In early May 2019, security analysts came across a malware-riddled VPN application called Pirate Chick. On the face of it, this tool looks just like a commonplace VPN with a three-month trial lure and no credit card requirements.

It has a nifty official website containing terms of service and privacy policy that add shades of legitimacy to the solution. All of this is just the tip of the iceberg, though.

Upon a bit of closer inspection, Pirate Chick turned out to have a surreptitious feature on board. It establishes a furtive connection with a remote server and downloads harmful entities behind the user’s back. One of such unwelcome payloads is an info-stealing Trojan codenamed AZORult.

At the first stage of the incursion, the booby-trapped VPN installer performs a series of checks on the host. It starts by scanning the computer for popular traffic analysis and debugging tools, such as Wireshark, Fiddler, and Process Hacker. If any of these is found, the Trojan won’t be installed.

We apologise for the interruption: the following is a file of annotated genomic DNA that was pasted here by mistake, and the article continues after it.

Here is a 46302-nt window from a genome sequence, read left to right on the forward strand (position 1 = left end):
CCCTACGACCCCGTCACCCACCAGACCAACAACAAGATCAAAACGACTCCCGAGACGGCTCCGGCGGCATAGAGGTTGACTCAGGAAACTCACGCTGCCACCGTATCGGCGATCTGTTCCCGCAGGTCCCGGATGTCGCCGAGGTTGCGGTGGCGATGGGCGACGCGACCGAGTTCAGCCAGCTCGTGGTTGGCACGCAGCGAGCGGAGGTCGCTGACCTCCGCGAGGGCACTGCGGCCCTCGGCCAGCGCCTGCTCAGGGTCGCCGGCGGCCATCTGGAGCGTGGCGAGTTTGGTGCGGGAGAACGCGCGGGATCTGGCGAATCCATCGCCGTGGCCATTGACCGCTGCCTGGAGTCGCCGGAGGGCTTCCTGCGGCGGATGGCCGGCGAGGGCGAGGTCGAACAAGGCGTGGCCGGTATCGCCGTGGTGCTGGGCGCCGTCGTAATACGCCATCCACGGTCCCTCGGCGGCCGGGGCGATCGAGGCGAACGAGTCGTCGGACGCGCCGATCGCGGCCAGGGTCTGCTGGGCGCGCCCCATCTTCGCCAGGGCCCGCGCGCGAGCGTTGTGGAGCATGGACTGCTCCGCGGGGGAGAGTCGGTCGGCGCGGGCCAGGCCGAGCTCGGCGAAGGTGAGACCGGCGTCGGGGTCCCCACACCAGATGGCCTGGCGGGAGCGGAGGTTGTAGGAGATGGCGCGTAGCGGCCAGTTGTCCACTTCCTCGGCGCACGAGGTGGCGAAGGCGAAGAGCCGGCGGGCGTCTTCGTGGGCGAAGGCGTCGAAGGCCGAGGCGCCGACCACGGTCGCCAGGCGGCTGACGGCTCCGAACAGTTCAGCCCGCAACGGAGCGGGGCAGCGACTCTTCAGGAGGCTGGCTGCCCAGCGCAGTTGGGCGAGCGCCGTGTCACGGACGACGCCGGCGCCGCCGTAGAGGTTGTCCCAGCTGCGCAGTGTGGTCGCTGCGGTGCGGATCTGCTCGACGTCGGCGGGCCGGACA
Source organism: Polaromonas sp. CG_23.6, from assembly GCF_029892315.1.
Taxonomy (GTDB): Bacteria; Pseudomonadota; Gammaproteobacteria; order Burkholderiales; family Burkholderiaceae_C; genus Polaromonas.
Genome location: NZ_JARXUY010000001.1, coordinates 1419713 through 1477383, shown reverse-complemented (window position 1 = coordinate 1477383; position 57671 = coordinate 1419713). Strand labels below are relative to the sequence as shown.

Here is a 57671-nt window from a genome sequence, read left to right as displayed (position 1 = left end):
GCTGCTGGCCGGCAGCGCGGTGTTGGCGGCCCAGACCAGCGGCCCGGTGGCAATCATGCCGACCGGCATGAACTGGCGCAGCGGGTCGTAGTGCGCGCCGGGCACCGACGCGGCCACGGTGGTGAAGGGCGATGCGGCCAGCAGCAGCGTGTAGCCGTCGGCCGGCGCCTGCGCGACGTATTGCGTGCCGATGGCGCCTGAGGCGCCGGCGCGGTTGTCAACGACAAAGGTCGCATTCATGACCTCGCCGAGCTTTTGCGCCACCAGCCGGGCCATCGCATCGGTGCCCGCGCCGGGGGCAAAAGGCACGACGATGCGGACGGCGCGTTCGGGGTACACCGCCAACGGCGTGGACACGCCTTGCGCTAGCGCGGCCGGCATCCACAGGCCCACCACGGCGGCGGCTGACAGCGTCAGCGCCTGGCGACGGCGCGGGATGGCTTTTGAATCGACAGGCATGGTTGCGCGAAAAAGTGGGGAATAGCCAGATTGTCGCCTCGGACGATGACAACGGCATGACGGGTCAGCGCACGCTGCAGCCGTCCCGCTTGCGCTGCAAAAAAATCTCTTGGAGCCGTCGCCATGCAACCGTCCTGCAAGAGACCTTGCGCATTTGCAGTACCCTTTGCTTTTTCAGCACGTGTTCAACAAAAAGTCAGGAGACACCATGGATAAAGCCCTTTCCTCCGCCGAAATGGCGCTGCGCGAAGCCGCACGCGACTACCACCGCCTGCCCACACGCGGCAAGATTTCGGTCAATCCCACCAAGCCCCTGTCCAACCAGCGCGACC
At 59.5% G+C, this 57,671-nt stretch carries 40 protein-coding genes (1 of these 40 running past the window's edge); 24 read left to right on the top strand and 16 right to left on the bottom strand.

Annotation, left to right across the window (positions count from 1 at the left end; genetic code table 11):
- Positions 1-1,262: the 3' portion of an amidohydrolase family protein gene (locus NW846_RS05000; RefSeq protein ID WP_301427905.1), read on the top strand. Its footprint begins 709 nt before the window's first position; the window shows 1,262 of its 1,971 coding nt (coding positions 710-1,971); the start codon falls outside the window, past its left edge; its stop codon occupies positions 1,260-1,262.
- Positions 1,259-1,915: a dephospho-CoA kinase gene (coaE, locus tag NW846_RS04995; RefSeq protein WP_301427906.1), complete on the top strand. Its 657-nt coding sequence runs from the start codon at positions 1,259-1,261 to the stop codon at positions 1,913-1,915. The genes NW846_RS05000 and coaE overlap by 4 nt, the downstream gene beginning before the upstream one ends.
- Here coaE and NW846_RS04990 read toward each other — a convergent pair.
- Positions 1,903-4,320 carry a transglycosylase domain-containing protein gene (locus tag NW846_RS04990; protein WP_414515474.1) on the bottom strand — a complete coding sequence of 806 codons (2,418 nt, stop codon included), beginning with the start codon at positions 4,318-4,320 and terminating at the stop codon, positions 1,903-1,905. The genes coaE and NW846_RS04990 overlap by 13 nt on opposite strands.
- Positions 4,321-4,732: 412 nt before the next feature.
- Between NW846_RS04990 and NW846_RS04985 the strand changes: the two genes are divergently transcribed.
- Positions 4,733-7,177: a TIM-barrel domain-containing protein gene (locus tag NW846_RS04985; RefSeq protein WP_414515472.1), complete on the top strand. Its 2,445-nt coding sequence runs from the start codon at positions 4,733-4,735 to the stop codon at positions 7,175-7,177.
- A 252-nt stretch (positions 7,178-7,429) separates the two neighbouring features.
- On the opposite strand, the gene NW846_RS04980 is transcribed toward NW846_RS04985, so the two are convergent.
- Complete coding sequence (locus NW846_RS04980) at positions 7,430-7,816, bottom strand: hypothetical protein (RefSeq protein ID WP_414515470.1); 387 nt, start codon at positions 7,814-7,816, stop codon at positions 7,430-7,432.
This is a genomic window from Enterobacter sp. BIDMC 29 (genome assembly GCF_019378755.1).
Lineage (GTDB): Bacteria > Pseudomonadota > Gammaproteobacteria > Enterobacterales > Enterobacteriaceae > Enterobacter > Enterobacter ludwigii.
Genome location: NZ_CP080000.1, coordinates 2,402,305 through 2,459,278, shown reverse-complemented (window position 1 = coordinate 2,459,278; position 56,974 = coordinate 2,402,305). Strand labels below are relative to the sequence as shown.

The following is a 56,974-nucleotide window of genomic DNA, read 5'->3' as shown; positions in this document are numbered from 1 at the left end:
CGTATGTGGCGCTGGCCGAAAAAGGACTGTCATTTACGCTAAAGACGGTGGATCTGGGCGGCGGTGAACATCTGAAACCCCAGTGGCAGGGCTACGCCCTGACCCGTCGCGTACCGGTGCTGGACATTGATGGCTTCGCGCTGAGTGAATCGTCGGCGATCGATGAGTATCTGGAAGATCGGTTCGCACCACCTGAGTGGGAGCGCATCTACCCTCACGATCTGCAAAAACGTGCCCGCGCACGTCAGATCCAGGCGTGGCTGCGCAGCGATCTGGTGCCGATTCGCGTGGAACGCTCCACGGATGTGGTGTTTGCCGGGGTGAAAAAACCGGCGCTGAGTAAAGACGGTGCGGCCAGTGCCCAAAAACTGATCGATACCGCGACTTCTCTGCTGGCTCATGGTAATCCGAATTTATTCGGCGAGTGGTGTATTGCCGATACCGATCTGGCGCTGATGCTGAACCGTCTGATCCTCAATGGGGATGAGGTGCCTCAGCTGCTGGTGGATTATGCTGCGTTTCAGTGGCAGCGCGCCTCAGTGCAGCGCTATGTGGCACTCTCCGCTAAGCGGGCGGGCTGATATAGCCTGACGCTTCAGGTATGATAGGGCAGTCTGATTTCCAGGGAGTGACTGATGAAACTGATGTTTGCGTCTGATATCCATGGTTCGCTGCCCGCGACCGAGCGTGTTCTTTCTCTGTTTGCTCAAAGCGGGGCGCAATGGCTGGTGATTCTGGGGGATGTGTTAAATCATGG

Then, the dodgy setup client determines the would-be victim’s location based on their IP address. If the country is Russia, Belarus, Kazakhstan, or Ukraine, the malicious phase of the stratagem won’t take effect. It doesn’t get triggered either if the installation is performed on a virtual machine.

In case the stars align for the criminals and the target system meets all the shady criteria, the rogue utility downloads a sketchy entity in TXT format from piratechickvpn.com and de-obfuscates the string via a base64 decoding routine.